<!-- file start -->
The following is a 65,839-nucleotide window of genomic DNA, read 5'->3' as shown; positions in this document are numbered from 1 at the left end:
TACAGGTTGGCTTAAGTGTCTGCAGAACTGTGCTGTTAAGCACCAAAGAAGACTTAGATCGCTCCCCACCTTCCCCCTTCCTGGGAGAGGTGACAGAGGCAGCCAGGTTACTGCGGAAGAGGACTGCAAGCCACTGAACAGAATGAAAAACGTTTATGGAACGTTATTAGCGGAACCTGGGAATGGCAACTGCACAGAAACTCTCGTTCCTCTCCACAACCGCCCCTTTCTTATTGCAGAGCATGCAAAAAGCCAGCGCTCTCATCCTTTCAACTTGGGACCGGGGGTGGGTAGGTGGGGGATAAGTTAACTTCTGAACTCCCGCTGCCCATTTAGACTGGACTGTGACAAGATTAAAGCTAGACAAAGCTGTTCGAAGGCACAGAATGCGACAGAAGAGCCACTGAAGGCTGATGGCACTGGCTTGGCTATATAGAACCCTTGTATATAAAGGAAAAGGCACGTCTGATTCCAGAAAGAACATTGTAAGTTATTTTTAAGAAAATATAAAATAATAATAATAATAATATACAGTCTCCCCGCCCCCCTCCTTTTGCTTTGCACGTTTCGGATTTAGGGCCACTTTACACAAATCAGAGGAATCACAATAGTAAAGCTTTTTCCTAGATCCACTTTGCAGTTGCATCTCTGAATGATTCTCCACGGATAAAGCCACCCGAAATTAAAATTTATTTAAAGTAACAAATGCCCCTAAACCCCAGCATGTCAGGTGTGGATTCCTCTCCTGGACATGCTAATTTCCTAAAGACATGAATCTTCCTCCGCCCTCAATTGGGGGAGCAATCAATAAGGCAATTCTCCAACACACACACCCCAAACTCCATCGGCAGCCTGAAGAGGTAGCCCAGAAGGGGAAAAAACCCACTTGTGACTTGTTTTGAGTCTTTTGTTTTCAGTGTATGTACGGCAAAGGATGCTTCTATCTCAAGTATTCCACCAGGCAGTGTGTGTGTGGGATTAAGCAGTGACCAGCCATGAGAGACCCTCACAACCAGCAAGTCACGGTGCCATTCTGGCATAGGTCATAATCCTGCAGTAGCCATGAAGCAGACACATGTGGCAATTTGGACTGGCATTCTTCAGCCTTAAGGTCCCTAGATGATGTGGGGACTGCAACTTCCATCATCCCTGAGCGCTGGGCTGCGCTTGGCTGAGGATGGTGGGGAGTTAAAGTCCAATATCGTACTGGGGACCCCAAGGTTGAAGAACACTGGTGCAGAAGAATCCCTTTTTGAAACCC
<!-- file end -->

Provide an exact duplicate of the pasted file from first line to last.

The following is a 65,839-nucleotide window of genomic DNA, read 5'->3' as shown; positions in this document are numbered from 1 at the left end:
TACAGGTTGGCTTAAGTGTCTGCAGAACTGTGCTGTTAAGCACCAAAGAAGACTTAGATCGCTCCCCACCTTCCCCCTTCCTGGGAGAGGTGACAGAGGCAGCCAGGTTACTGCGGAAGAGGACTGCAAGCCACTGAACAGAATGAAAAACGTTTATGGAACGTTATTAGCGGAACCTGGGAATGGCAACTGCACAGAAACTCTCGTTCCTCTCCACAACCGCCCCTTTCTTATTGCAGAGCATGCAAAAAGCCAGCGCTCTCATCCTTTCAACTTGGGACCGGGGGTGGGTAGGTGGGGGATAAGTTAACTTCTGAACTCCCGCTGCCCATTTAGACTGGACTGTGACAAGATTAAAGCTAGACAAAGCTGTTCGAAGGCACAGAATGCGACAGAAGAGCCACTGAAGGCTGATGGCACTGGCTTGGCTATATAGAACCCTTGTATATAAAGGAAAAGGCACGTCTGATTCCAGAAAGAACATTGTAAGTTATTTTTAAGAAAATATAAAATAATAATAATAATAATATACAGTCTCCCCGCCCCCCTCCTTTTGCTTTGCACGTTTCGGATTTAGGGCCACTTTACACAAATCAGAGGAATCACAATAGTAAAGCTTTTTCCTAGATCCACTTTGCAGTTGCATCTCTGAATGATTCTCCACGGATAAAGCCACCCGAAATTAAAATTTATTTAAAGTAACAAATGCCCCTAAACCCCAGCATGTCAGGTGTGGATTCCTCTCCTGGACATGCTAATTTCCTAAAGACATGAATCTTCCTCCGCCCTCAATTGGGGGAGCAATCAATAAGGCAATTCTCCAACACACACACCCCAAACTCCATCGGCAGCCTGAAGAGGTAGCCCAGAAGGGGAAAAAACCCACTTGTGACTTGTTTTGAGTCTTTTGTTTTCAGTGTATGTACGGCAAAGGATGCTTCTATCTCAAGTATTCCACCAGGCAGTGTGTGTGTGGGATTAAGCAGTGACCAGCCATGAGAGACCCTCACAACCAGCAAGTCACGGTGCCATTCTGGCATAGGTCATAATCCTGCAGTAGCCATGAAGCAGACACATGTGGCAATTTGGACTGGCATTCTTCAGCCTTAAGGTCCCTAGATGATGTGGGGACTGCAACTTCCATCATCCCTGAGCGCTGGGCTGCGCTTGGCTGAGGATGGTGGGGAGTTAAAGTCCAATATCGTACTGGGGACCCCAAGGTTGAAGAACACTGGTGCAGAAGAATCCCTTTTTGAAACCC